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Stanley Cup Final

Bruins balanced on special teams entering Game 4 of Cup Final vs. Blues

Boston stingy on penalty kill, potent with man-advantage throughout playoffs

by Tracey Myers @Tramyers_NHL / Staff Writer

ST. LOUIS -- The Boston Bruins have generated a lot of attention for their proficient power play during the Stanley Cup Playoffs. 

But the Bruins' penalty kill deserves just as much credit entering Game 4 of the Stanley Cup Final against the St. Louis Blues at Enterprise Center on Monday (8 p.m. ET; NBC, CBC, SN, TVAS) leading the best-of-7 series 2-1. Boston has killed 86.9 of opponents' power-play opportunities (53-for-61), including 4-for-5 in a 7-2 win in Game 3 of the Final. 

The kill has been a complement to the power play, which is best among NHL playoff teams (23-for-64, 35.9 percent). Bruins coach Bruce Cassidy said goalie Tuukka Rask, who is 14-6 with a 1.91 goals-against average and .939 save percentage in 20 playoff games, has been a critical part of their success. Forward David Backes said it's also about the penalty killers being "relentless in their pursuit."


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"They're blocking shots and sacrificing their bodies, winning loose pucks," Backes said. "[The Blues] have kept in a fair number of our clears, which has put maybe more pressure on our zone than we've liked. We'd like to have better clears. But that's part of their pressure. They're on you and they're not giving you that free look down the ice. But [the kill] has been good, and we need it to continue to be good."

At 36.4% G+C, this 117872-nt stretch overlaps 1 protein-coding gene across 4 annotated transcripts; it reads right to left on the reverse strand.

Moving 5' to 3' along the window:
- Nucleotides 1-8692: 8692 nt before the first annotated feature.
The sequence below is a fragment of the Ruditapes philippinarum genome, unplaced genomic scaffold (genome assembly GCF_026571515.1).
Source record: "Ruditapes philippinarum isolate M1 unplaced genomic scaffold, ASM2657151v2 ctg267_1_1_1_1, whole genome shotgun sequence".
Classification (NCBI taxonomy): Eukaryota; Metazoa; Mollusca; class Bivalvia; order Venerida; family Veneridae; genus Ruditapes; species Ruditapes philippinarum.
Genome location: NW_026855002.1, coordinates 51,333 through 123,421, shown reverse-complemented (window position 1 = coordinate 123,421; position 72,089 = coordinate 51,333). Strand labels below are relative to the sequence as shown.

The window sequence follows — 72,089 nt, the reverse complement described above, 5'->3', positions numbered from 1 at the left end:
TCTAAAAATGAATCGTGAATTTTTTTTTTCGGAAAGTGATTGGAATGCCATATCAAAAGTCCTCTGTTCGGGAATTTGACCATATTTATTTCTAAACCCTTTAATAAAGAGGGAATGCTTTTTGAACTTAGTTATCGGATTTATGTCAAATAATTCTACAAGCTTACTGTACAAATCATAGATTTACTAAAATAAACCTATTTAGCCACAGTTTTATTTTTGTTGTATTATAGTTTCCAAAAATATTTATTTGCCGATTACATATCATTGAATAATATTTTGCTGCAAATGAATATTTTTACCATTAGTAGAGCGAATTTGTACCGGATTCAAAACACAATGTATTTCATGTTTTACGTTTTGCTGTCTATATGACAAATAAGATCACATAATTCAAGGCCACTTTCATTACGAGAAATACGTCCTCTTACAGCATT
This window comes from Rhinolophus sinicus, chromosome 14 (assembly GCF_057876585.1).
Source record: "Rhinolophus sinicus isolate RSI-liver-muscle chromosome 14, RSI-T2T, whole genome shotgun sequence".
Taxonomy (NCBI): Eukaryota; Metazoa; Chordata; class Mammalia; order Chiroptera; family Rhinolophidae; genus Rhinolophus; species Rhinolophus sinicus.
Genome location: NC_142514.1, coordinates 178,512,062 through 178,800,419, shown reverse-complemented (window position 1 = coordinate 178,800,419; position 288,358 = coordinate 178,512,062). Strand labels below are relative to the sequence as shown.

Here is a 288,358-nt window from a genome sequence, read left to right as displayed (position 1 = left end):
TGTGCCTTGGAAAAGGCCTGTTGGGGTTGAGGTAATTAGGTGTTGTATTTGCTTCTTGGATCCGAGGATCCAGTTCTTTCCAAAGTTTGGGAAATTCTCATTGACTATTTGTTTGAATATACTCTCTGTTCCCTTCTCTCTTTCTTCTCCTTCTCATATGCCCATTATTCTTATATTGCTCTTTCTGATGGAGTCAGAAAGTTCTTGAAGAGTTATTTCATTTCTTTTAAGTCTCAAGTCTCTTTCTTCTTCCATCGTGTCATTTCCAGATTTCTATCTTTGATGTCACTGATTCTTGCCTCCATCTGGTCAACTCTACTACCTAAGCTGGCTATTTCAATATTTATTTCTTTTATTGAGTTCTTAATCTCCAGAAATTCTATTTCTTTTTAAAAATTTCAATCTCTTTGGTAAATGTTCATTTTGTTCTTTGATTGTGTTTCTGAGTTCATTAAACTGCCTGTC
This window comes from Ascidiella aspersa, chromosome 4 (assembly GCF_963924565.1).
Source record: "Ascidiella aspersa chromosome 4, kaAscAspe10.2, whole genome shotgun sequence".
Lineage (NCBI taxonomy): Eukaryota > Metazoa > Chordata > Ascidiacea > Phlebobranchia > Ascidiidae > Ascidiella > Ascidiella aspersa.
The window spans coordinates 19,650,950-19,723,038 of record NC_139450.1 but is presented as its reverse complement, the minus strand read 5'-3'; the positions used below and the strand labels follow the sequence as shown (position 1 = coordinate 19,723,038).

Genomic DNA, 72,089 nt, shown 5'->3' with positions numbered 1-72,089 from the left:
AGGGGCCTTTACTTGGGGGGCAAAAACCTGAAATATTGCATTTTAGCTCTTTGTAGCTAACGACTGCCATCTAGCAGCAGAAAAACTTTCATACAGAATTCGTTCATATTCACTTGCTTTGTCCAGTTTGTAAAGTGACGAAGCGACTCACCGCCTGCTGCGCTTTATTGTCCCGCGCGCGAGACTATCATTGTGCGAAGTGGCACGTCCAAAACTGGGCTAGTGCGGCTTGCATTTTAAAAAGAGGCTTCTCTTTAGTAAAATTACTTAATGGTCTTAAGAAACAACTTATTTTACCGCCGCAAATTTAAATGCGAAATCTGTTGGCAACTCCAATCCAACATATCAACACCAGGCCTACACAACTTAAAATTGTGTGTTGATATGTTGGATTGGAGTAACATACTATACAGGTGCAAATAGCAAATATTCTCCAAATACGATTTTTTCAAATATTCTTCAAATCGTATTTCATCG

Video: Krug, Bruins finish perfect on power play in Game 3

The Bruins killed off 21 consecutive power plays before Blues defenseman Colton Parayko scored 5:24 into the third period of Game 3. It's been a frustrating turn of events for St. Louis, which scored at least one power-play goal in the last four games (5-for-15) of the Western Conference Final against the San Jose Sharks.

"They understand when the good opportunities are to jump on loose pucks and the proper ways to jump on those pucks," Parayko said. "Already this series, we've seen they've changed the penalty kill a little bit and try to take away different things. They work together well, they have good pressure points."

Boston has killed nine of 10 power plays in the first three games of the Final.

"I think we've done a good job of not letting them get to these Grade-A chances and Tuukka has been making the saves," forward Joakim Nordstrom said. "Obviously we try to work on our PK on a daily basis and make the best plays that are needed."

The Bruins have been stingy defensively all season, allowing 212 goals in 82 regular-season games and 40 in the playoffs. Defenseman Zdeno Chara said the kill is an extension of that dedication to defense. 

"I think we take a lot of pride in our defense," he said. "Our coaching staff is doing a great job to prepare us for the other teams' power plays. We take a lot of pride in that, so we just have to continue to do that."

Special teams are always critical in the playoffs. As good as the Bruins have been on the man-advantage, their penalty kill has been just as dependable.

"The balance between our power play that can make you pay, and our penalty kill that can pick guys up if we do take penalties, it's been a great combination for us," Backes said.

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